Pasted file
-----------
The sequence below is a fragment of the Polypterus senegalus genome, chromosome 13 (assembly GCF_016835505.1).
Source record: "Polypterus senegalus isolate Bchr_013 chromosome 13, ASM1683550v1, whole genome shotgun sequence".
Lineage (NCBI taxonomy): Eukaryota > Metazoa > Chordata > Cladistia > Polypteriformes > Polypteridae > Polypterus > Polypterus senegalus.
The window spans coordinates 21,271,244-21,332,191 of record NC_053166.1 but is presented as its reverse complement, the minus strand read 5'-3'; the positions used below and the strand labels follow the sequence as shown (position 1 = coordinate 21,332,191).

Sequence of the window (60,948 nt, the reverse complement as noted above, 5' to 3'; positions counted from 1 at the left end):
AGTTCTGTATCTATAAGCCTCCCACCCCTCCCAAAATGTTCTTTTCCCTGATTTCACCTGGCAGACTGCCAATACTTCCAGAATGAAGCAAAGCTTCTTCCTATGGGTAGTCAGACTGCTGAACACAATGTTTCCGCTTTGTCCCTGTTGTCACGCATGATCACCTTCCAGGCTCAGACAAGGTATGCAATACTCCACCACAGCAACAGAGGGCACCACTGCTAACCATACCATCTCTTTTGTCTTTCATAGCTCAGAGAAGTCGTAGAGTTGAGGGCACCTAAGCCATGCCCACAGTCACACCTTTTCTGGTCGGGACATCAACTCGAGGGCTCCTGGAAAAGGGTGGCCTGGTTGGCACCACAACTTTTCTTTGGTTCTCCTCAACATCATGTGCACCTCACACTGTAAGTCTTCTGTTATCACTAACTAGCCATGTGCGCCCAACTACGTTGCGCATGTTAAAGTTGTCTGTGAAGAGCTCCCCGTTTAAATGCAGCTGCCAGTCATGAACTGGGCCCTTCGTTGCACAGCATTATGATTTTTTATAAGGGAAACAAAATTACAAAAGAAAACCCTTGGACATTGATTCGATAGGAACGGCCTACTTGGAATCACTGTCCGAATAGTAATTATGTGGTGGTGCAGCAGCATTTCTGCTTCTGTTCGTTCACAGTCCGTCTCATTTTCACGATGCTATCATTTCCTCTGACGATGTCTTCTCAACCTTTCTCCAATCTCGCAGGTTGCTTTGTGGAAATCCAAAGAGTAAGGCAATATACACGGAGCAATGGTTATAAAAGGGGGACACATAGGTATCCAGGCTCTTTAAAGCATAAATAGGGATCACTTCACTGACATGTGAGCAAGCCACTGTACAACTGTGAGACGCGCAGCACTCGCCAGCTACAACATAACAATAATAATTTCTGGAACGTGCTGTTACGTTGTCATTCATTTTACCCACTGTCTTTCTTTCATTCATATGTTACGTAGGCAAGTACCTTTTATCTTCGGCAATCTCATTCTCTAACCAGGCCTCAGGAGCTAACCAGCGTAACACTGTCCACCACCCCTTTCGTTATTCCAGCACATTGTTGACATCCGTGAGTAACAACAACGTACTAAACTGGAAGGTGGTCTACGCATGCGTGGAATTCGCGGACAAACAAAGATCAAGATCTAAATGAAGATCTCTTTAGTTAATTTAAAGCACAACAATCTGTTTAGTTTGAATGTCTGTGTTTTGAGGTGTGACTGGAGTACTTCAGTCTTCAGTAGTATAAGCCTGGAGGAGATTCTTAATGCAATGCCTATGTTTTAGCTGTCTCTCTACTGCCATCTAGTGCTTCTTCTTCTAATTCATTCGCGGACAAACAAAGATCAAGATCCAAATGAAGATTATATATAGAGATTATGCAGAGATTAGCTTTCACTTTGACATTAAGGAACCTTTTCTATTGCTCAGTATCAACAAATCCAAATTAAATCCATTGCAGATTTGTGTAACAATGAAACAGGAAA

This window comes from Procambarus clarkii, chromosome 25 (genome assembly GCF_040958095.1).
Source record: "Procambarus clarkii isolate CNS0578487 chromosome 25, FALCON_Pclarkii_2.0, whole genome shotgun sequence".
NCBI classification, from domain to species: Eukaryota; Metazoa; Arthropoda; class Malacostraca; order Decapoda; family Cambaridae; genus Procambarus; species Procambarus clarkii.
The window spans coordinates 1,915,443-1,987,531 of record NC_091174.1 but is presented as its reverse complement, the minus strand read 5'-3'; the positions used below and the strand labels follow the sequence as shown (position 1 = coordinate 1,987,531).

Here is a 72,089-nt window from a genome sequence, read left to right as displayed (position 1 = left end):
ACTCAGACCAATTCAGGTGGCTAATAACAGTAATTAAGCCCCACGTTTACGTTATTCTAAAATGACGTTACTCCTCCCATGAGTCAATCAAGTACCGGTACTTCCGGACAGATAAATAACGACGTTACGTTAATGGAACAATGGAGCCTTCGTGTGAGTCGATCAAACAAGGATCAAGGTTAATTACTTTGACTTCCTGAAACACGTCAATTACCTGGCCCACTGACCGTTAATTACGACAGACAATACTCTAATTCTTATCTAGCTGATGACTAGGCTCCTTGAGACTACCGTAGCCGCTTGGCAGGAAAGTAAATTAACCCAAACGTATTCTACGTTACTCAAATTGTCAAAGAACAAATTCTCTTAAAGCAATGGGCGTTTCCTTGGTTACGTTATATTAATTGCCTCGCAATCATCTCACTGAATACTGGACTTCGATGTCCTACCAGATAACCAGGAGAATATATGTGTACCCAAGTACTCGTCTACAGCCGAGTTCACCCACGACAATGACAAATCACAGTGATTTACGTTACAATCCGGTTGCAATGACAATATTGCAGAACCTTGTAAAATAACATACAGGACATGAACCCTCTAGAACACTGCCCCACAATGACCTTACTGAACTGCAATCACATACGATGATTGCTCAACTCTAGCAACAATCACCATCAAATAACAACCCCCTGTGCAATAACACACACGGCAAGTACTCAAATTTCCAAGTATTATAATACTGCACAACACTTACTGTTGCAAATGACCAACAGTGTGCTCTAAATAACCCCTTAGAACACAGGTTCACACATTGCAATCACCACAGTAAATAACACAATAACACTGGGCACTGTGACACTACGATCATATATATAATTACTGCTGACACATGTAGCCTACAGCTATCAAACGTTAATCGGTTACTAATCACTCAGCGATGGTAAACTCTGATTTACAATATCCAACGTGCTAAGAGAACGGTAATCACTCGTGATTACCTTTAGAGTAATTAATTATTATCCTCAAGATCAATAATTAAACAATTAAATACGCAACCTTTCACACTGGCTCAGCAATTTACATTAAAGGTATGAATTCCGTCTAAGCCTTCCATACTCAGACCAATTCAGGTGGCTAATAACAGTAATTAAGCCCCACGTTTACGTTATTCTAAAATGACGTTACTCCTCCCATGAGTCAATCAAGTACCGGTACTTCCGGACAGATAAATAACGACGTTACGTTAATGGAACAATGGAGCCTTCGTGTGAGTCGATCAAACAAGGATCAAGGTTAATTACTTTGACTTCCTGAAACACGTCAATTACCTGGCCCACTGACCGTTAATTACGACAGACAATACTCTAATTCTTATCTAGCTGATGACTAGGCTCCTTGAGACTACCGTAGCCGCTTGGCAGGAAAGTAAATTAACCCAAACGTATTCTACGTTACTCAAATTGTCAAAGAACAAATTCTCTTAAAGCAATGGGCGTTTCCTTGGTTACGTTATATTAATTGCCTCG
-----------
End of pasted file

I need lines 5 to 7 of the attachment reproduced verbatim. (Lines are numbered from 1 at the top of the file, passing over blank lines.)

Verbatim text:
Sequence of the window (60,948 nt, the reverse complement as noted above, 5' to 3'; positions counted from 1 at the left end):
AGTTCTGTATCTATAAGCCTCCCACCCCTCCCAAAATGTTCTTTTCCCTGATTTCACCTGGCAGACTGCCAATACTTCCAGAATGAAGCAAAGCTTCTTCCTATGGGTAGTCAGACTGCTGAACACAATGTTTCCGCTTTGTCCCTGTTGTCACGCATGATCACCTTCCAGGCTCAGACAAGGTATGCAATACTCCACCACAGCAACAGAGGGCACCACTGCTAACCATACCATCTCTTTTGTCTTTCATAGCTCAGAGAAGTCGTAGAGTTGAGGGCACCTAAGCCATGCCCACAGTCACACCTTTTCTGGTCGGGACATCAACTCGAGGGCTCCTGGAAAAGGGTGGCCTGGTTGGCACCACAACTTTTCTTTGGTTCTCCTCAACATCATGTGCACCTCACACTGTAAGTCTTCTGTTATCACTAACTAGCCATGTGCGCCCAACTACGTTGCGCATGTTAAAGTTGTCTGTGAAGAGCTCCCCGTTTAAATGCAGCTGCCAGTCATGAACTGGGCCCTTCGTTGCACAGCATTATGATTTTTTATAAGGGAAACAAAATTACAAAAGAAAACCCTTGGACATTGATTCGATAGGAACGGCCTACTTGGAATCACTGTCCGAATAGTAATTATGTGGTGGTGCAGCAGCATTTCTGCTTCTGTTCGTTCACAGTCCGTCTCATTTTCACGATGCTATCATTTCCTCTGACGATGTCTTCTCAACCTTTCTCCAATCTCGCAGGTTGCTTTGTGGAAATCCAAAGAGTAAGGCAATATACACGGAGCAATGGTTATAAAAGGGGGACACATAGGTATCCAGGCTCTTTAAAGCATAAATAGGGATCACTTCACTGACATGTGAGCAAGCCACTGTACAACTGTGAGACGCGCAGCACTCGCCAGCTACAACATAACAATAATAATTTCTGGAACGTGCTGTTACGTTGTCATTCATTTTACCCACTGTCTTTCTTTCATTCATATGTTACGTAGGCAAGTACCTTTTATCTTCGGCAATCTCATTCTCTAACCAGGCCTCAGGAGCTAACCAGCGTAACACTGTCCACCACCCCTTTCGTTATTCCAGCACATTGTTGACATCCGTGAGTAACAACAACGTACTAAACTGGAAGGTGGTCTACGCATGCGTGGAATTCGCGGACAAACAAAGATCAAGATCTAAATGAAGATCTCTTTAGTTAATTTAAAGCACAACAATCTGTTTAGTTTGAATGTCTGTGTTTTGAGGTGTGACTGGAGTACTTCAGTCTTCAGTAGTATAAGCCTGGAGGAGATTCTTAATGCAATGCCTATGTTTTAGCTGTCTCTCTACTGCCATCTAGTGCTTCTTCTTCTAATTCATTCGCGGACAAACAAAGATCAAGATCCAAATGAAGATTATATATAGAGATTATGCAGAGATTAGCTTTCACTTTGACATTAAGGAACCTTTTCTATTGCTCAGTATCAACAAATCCAAATTAAATCCATTGCAGATTTGTGTAACAATGAAACAGGAAA

This window comes from Procambarus clarkii, chromosome 25 (genome assembly GCF_040958095.1).